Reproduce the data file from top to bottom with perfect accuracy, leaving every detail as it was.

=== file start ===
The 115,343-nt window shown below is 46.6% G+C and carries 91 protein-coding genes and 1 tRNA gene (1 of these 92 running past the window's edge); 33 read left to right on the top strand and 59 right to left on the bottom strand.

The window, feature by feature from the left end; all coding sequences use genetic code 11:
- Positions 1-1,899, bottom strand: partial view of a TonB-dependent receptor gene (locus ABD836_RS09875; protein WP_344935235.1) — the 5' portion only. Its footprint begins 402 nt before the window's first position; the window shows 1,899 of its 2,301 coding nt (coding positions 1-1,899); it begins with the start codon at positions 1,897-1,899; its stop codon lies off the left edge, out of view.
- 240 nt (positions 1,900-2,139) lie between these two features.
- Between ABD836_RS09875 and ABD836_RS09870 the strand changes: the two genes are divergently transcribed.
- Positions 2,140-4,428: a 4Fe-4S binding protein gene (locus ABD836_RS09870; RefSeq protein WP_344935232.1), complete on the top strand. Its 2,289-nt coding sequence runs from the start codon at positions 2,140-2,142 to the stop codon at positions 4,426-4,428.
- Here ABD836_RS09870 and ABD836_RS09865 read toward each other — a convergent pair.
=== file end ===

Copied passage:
The 115,343-nt window shown below is 46.6% G+C and carries 91 protein-coding genes and 1 tRNA gene (1 of these 92 running past the window's edge); 33 read left to right on the top strand and 59 right to left on the bottom strand.

The window, feature by feature from the left end; all coding sequences use genetic code 11:
- Positions 1-1,899, bottom strand: partial view of a TonB-dependent receptor gene (locus ABD836_RS09875; protein WP_344935235.1) — the 5' portion only. Its footprint begins 402 nt before the window's first position; the window shows 1,899 of its 2,301 coding nt (coding positions 1-1,899); it begins with the start codon at positions 1,897-1,899; its stop codon lies off the left edge, out of view.
- 240 nt (positions 1,900-2,139) lie between these two features.
- Between ABD836_RS09875 and ABD836_RS09870 the strand changes: the two genes are divergently transcribed.
- Positions 2,140-4,428: a 4Fe-4S binding protein gene (locus ABD836_RS09870; RefSeq protein WP_344935232.1), complete on the top strand. Its 2,289-nt coding sequence runs from the start codon at positions 2,140-2,142 to the stop codon at positions 4,426-4,428.
- Here ABD836_RS09870 and ABD836_RS09865 read toward each other — a convergent pair.